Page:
The public-safety community faces a dilemma: Does it make widespread Wi-Fi deployments in the unlicensed 2.4 GHz band today despite the security risks or wait for a better solution?

The Federal Communications Commission has allocated a significant amount of spectrum in the 4.9 GHz band for exclusive use by the public-safety community. The vision is to deploy 802.11-compliant technology in the band so that public-safety groups can realize all the benefits of Wi-Fi without competing with other users clamoring to get on the band.

“The 2.4 GHz band is awfully crowded and prone to interference issues, which would naturally impact safety,” said John Yunker, an analyst with Pyramid Research. “An exclusive frequency will be much more secure by default, simply because you won't have to worry about any upstart local operators causing interference.”

But the road to the 4.9 GHz band contains hurdles. Public-safety organizations are working with 802.11 equipment manufacturers and standards bodies to create a tweaked 802.11 series standard in order to leverage economies of scale and Wi-Fi functionality.

But the effort may be thwarted, because the FCC adopted emission mask standards that are incompatible with emission standards established by the 802.11 community. The National Public Safety Telecommunications Council (NPSTC) and various public-safety agencies are urging the FCC to adopt a scaled orthogonal frequency division multiplex-based emission mask that would ensure Cisco and other 802.11 vendors also would build to the 4.9 GHz band.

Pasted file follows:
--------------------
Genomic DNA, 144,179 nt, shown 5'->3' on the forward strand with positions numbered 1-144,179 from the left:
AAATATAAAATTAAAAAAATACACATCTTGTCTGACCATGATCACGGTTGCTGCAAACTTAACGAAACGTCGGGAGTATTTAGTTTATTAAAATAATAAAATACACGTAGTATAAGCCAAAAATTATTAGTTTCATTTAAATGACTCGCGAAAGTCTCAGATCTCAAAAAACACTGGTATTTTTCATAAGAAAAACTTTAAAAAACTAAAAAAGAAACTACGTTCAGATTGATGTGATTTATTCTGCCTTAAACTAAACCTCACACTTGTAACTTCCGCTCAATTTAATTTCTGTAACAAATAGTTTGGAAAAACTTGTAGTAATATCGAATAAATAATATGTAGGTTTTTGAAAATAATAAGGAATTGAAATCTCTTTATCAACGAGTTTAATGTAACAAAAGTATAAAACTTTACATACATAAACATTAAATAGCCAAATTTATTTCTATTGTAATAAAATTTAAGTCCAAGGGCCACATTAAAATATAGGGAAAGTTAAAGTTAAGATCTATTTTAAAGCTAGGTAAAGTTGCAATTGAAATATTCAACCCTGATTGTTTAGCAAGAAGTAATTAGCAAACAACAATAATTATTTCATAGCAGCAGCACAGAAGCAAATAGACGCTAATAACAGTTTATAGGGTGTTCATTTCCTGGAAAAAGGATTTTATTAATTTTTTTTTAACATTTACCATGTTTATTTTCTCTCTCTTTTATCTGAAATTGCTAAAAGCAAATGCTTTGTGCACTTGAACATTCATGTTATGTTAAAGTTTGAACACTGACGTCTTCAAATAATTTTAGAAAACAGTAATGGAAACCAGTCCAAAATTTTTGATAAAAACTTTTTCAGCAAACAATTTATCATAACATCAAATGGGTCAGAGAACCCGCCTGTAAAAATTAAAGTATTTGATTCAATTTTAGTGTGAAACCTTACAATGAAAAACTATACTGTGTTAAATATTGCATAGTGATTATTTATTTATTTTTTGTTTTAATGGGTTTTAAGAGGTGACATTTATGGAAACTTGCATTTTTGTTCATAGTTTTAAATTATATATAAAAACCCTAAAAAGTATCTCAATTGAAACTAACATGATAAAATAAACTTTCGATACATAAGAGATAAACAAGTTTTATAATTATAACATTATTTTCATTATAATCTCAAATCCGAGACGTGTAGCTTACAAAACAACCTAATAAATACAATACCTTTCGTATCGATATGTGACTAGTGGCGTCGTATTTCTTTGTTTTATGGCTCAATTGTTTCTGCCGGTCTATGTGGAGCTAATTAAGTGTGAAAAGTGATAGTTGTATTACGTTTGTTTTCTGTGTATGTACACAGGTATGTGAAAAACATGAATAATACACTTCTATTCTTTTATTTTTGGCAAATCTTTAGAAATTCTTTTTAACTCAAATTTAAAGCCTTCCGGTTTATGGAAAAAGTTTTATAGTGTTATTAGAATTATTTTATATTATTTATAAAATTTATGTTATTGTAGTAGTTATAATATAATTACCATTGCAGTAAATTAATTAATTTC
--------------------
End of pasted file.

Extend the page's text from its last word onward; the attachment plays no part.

“Cisco will not build to this band if the FCC doesn't come up with an emission mask that is 802.11 compliant,” said Steven Devine, who chairs the NPSTC's 4.9 GHz Task Force. “There are manufacturers that want to build equipment for the 4.9 GHz band.”

If the FCC relaxes the emission guidelines, which it initially adopted on the recommendation of Motorola, public-safety organizations immediately could access equipment. Japan already supports Wi-Fi in the 4.9 GHz band, while chipsets are plentiful from global commercial vendors for the 802.11a standard and HiperLAN standard at 5 GHz, which also can be used in the 4.9 GHz band.

Further complicating matters is the commission's adoption of a geographic licensing scheme for the 4.9 GHz band that allows a public-safety entity to seek a non-exclusive license to operate throughout the geographical area within its political jurisdiction. That means a number of agencies must share access to a particular hot spot, which could slow deployments.

“The FCC is looking for a new level of cooperation at the local level,” Devine said. “The more agencies you have sharing, the more the cost goes down. … This is something IT people have never dealt with, and all have to agree on a distribution method. This is a new paradigm of cooperation.”